Why do you think authors opt for this type of writing ? Do you also share the same opinions about this or are you ok with the information overload ? 

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8 thoughts on “How Much Information Is Too Much ?

  1. I can find quite frustrating when you have pages of information at the beginning or end of the book. But I read a lot if fantasy so you can get used to it because there will always be maps of the world and occasionally a list of the characters. While it is frustrating it can be invaluable to help you not get lost in the story so sometimes its necessary.

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  2. I think if there are very long asides it can detract from the flow of the story. I don’t want to be constantly interrupted! But often with bigger sagas, family trees etc can really help. So I think it depends on how skillfully the writer does it. And thanks for citing me!

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  3. Thanks for the link! And for the interesting post. 😀

    Well, I think you know my views on this! In general, I can find a character list quite helpful in a long book, and very occasionally a map might help. But for me the map should appear at the appropriate point in the text rather than at the beginning, and the character list shouldn’t be essential. The author should remind me (subtly) how the characters fit in and relate to each other.

    As for glossaries? Pah! They drive me mad. A skilled author should be able to tell me what a word means by the context. In ‘The Lives of Others’ at one point he lists 4 or 5 types of tree or bush, none of which I knew. But he told me nothing about them other than their names – that’s just lazy, and irritating to read. He could easily have said ‘the broad green leaves of the whadyacallit tree provided a background for the dramatic purple blooms of the suchandsuch bushes…’ Then I’d have had an idea of what they were without the need to resort to glossaries, google or boredom… 😉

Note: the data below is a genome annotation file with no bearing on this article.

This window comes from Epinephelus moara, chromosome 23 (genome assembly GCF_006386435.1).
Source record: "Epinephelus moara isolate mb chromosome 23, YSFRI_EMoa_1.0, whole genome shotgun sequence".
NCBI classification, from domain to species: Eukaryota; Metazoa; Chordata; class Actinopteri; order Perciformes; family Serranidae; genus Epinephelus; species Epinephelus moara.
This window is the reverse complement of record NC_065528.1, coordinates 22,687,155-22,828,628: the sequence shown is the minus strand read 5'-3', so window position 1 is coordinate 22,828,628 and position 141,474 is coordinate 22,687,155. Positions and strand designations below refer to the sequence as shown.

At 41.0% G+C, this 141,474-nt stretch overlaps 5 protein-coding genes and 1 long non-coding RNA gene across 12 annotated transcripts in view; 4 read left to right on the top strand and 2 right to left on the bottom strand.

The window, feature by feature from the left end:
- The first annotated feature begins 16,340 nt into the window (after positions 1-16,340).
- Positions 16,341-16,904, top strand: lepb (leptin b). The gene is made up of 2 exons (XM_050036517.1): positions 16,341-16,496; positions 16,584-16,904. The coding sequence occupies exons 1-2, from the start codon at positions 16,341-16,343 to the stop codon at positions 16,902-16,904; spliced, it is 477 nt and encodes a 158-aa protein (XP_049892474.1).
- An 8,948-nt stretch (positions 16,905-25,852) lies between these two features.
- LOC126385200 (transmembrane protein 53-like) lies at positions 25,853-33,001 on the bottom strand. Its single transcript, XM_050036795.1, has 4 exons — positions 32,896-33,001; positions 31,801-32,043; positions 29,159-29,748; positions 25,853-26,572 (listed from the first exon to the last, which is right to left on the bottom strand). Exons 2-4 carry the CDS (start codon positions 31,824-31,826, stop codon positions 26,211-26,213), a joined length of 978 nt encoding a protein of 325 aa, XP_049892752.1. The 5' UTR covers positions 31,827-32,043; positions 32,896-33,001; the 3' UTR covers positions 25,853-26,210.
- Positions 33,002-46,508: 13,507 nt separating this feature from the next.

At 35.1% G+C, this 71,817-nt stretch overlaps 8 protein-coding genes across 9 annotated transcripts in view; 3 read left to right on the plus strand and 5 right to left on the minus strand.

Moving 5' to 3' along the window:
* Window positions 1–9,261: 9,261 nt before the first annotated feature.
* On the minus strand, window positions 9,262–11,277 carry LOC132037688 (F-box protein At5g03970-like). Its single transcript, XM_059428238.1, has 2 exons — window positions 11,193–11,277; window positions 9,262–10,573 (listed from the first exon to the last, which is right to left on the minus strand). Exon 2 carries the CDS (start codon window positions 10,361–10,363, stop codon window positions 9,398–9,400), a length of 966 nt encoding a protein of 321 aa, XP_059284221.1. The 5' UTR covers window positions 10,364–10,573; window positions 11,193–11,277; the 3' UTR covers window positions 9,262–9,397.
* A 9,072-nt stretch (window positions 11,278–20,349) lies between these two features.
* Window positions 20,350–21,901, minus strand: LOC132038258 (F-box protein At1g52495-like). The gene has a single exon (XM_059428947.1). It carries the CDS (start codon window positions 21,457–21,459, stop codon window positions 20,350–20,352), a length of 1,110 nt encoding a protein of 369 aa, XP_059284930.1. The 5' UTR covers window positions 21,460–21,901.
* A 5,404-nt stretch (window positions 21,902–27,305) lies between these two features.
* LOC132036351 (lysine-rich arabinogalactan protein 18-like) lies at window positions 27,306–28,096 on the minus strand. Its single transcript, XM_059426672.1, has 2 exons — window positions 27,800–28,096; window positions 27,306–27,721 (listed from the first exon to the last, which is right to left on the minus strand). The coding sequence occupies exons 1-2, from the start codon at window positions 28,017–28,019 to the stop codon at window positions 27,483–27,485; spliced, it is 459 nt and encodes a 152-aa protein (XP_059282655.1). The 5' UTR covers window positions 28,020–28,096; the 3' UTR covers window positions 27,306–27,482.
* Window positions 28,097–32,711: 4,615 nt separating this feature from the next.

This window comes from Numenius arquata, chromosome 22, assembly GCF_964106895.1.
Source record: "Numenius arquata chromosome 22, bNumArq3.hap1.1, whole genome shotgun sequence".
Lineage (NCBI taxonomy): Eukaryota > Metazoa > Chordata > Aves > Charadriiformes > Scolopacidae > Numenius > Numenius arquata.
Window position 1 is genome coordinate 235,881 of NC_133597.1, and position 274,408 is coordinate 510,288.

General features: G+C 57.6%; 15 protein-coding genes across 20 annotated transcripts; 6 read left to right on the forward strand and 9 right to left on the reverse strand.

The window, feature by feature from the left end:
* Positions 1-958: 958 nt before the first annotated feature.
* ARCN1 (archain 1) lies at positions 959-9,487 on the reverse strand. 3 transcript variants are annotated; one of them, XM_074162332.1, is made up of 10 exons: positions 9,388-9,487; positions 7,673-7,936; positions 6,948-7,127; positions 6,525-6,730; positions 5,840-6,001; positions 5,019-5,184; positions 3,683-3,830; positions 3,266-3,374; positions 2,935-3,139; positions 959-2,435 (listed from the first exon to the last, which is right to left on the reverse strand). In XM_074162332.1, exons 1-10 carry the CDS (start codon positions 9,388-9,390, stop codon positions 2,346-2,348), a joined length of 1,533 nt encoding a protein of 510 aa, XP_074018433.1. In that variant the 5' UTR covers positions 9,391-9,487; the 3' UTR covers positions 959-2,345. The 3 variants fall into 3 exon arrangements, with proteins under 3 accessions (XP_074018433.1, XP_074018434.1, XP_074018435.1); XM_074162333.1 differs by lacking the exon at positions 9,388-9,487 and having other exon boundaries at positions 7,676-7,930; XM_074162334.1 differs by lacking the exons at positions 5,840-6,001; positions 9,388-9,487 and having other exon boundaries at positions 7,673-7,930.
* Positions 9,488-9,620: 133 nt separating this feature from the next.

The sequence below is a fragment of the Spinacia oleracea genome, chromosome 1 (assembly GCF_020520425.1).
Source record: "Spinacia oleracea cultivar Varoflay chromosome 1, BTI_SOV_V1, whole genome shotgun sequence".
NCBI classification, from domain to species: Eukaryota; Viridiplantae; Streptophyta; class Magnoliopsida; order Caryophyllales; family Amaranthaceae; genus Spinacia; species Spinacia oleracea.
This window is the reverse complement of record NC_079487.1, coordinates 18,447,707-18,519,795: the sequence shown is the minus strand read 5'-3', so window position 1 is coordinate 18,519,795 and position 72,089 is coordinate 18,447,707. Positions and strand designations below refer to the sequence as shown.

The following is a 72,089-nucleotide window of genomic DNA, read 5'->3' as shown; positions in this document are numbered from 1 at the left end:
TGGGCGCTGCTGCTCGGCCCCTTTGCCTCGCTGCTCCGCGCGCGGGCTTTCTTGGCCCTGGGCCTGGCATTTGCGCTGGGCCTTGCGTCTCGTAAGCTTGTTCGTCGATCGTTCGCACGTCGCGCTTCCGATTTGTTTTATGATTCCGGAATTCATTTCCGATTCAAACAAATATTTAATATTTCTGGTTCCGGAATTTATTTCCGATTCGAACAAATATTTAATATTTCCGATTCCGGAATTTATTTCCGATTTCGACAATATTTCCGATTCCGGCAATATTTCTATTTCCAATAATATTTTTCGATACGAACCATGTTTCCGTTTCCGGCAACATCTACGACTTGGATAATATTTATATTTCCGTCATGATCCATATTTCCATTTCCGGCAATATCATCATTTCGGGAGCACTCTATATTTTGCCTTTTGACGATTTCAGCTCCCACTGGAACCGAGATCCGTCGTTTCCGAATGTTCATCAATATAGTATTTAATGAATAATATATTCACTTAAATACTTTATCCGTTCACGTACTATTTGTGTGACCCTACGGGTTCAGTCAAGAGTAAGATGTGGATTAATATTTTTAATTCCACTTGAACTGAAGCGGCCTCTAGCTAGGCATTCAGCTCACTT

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    1. But wouldn’t the presence of a map in the middle of the text be even more irksome ? That way you are compelled to check it. If it is at the beginning, I just skip it and take the risk of understanding the routes less 😉

      Ha Ha ok 😀 Point taken ! Like I said, I didn’t find the need to refer the glossary but I guess it would be irritating if its that way. Whadyacallit and Suchandsuch – very intriguing species indeed 😉

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  4. I understand!
    Hmm,that list of characters is pretty usual for Russian novels where the names of the characters can be pretty confusing.
    As the story unfolds though,I get used to the names and eventually stop referring to that list.

    As for the glossary.I think the problem has more to do with the fact that there are no footnotes,and that can be very annoying.With footnotes,you don’t have to keep turning the pages so as to grasp the definition of something.
    However I do believe that ”folkloric” terms are imperative in a book aiming to convey a particular culture; for instance,in Anna Karenina there were many French words as in Old Russia,the aristocrats used to converse to converse in French,which was a noble language according to them.